Armed with our prototype 15-item scale that by this point had taken the better part of 2 years to construct, the next step was to establish some content validity. We already had some evidence of that based on the steps we had taken to this point, but we now wanted to get some academic input. The prototype tool, along with a brief explanation of the thinking behind each item, was sent to several (I forget the number now, but in the area of 15) prominent experts in various fields - medicine, psychology, epidemiology, pain science, and the like. We also sent it to some people involved in policy decisions. This step is a bit hard on the nerves, especially considering the time it's taken to this point, but it's necessary and very worthwhile. The feedback from these experts was extremely valuable, and we used it to refine the tool into a second version. That second version was then sent to a professional technical editor to ensure good layout and readability, and her feedback was also excellent. The third version of the tool followed.
Step 6: Pilot testing
Before implementing widespread testing, we piloted the tool using patients in a few relevant clinical practices. They were invited to complete the scale, and then afterwards I sat down with them and we went through each item individually. I asked them what they thought the item was asking, and why they chose the response they did. This process, known widely as 'cognitive debriefing' ensures that people are reading your items in the ways that you think you've written them. This of course again leads to some more refinements.
Step 7: Let's try to establish some validity
By this point, the scale had already been through several revisions and had been pared down to 13 items based on the feedback we had received. This is where some of you who follow me on Twitter will have come in. We received ethics approval through our institutional review board to run an on-line data collection protocol. Here we used Twitter, Facebook Ads and Google Adwords to try and recruit people with neck or low back pain to complete the survey. We gave each respondent a set of items intended to measure recovery from different angles (work status, medication usage, compensation/litigation involvement, treatment received, general recovery status), along with an existing and well-established region-specific disability measure, either the Neck Disability Index or the Roland Morris Low Back Disability Questionnaire, and also the prototype SIRI tool. At the end of each we also asked some general questions about the usefulness of the tools, the readability and layout, and the degree to which people thought they really measured recovery. The order of the established measure and SIRI was randomized to prevent any order effect of completing the scales. I also impishly included a validation question half way through the survey which was simply 'please choose number 4 (or 6) in this line', just to make sure people were actually paying attention.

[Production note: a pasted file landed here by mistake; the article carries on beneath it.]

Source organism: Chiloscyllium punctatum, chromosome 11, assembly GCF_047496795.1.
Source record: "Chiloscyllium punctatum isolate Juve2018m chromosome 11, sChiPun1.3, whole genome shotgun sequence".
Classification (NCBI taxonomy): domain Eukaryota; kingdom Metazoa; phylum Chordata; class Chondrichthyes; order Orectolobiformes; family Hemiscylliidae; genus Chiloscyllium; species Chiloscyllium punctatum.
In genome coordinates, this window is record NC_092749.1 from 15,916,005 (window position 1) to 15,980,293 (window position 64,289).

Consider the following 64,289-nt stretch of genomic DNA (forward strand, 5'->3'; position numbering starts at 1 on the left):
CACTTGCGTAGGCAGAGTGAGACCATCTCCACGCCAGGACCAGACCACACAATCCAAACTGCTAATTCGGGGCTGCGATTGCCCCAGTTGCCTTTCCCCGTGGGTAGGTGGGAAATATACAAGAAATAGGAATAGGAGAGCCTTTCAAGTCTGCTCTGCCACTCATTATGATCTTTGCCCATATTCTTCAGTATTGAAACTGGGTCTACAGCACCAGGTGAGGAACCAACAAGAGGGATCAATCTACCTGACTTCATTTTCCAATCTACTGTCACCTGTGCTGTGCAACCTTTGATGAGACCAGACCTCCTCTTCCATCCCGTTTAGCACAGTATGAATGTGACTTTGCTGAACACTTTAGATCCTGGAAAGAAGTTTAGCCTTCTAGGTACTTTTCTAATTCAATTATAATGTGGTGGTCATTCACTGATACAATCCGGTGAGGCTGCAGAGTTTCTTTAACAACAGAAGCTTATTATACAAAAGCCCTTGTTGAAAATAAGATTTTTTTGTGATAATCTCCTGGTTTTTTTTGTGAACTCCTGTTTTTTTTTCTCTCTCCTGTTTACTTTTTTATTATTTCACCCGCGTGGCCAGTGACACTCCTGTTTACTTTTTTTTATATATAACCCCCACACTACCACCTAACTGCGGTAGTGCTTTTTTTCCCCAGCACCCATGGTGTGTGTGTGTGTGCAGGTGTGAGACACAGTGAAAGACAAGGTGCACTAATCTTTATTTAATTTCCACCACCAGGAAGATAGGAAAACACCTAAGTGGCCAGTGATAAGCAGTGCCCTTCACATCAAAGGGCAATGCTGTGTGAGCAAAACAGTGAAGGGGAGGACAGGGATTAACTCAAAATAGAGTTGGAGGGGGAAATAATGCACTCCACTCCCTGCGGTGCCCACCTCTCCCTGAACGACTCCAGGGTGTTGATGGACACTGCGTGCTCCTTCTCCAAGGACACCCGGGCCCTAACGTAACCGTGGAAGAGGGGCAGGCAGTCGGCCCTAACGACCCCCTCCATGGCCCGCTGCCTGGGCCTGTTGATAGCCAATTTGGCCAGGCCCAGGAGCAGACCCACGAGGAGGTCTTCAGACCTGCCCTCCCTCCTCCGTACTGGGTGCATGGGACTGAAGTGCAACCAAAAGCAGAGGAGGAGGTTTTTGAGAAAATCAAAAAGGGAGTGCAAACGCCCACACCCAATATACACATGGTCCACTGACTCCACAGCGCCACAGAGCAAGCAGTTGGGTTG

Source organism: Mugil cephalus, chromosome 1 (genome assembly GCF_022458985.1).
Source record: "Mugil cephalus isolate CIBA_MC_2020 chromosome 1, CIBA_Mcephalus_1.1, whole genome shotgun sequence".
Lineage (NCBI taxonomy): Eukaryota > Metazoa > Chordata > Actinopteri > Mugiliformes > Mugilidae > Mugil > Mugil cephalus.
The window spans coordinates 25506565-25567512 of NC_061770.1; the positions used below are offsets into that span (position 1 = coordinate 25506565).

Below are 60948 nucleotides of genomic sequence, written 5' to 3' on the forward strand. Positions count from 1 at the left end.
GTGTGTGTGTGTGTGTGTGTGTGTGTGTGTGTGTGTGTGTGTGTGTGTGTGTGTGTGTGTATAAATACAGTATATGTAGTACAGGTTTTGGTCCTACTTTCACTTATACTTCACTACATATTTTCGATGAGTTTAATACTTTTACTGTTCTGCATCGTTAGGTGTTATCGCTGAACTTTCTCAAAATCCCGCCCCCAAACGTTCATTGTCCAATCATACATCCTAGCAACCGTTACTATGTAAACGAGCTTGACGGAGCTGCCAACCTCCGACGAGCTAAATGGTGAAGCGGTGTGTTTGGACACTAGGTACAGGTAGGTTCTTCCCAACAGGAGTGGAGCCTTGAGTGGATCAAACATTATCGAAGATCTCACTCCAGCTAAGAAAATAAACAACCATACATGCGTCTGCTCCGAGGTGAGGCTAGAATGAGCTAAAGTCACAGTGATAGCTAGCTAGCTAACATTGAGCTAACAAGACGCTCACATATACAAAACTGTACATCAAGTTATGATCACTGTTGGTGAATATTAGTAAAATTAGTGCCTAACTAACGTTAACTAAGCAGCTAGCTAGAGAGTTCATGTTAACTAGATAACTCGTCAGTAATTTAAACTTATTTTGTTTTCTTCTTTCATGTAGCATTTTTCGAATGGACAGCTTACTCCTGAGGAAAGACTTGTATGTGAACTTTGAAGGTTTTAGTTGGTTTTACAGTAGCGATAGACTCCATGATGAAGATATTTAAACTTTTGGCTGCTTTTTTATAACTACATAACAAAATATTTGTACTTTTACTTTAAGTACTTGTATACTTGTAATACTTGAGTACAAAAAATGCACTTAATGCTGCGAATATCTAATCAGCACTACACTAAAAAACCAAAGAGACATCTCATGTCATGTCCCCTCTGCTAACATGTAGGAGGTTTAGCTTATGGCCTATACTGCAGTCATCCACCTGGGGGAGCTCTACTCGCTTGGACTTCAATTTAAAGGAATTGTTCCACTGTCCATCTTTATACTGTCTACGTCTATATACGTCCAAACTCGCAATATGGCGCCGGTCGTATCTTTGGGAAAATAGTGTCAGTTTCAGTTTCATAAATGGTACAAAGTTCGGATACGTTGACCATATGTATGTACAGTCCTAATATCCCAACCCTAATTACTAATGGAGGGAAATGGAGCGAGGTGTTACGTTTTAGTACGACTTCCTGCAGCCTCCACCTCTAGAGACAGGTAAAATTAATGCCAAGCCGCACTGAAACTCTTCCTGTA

We were shooting for 100 respondents at this stage, but only got 75. Unfortunately, 14 of those were either incomplete or failed the validation question, which left us with 61 responses upon which to run some preliminary analyses. Through a process that included inter-item and item-total correlations, correlations with the existing measures, and mean group differences on each item between the levels of our omnibus recovery indicators described in the parentheses in the above paragraph, the number of satisfaction items was reduced to 10 items, each of which appear to provide different but valuable information on the recovery status of the individual. The satisfaction subscale and symptoms subscale are interpreted separately, and when compared to the existing region-specific disability measures, function at least as well if not better in some cases, dependent on the recovery indicator being studied.
So as it stands right now, as of Feb. 6th 2012, the SIRI is composed of a symptoms subscale, that lists 11 symptoms, the frequency and intensity of each, and a satisfaction subscale, the scores of which are weighted against the rated importance on each item. The algorithm isn't difficult but does require a few calculations, for which I will be providing a calculator on this website and (hopefully) a smartphone application shortly. I don't think it's quite ready for primetime yet though. I still need to look at stability and sensitivity to change (related concepts), and also whether this scale provides any additional information on recovery status over and above the existing disability scales. A quick regression analysis suggests that it does, but I'll save a more formal analysis for a larger sample.
While I won't post the scale here for fear of losing my intellectual property, I would like to see it used in clinical practice and am willing to share it with clinicians who would like to try it out. I can provide some information on scoring and important cut-scores for interpreting the results. For anyone interested, contact me at firstname.lastname@example.org.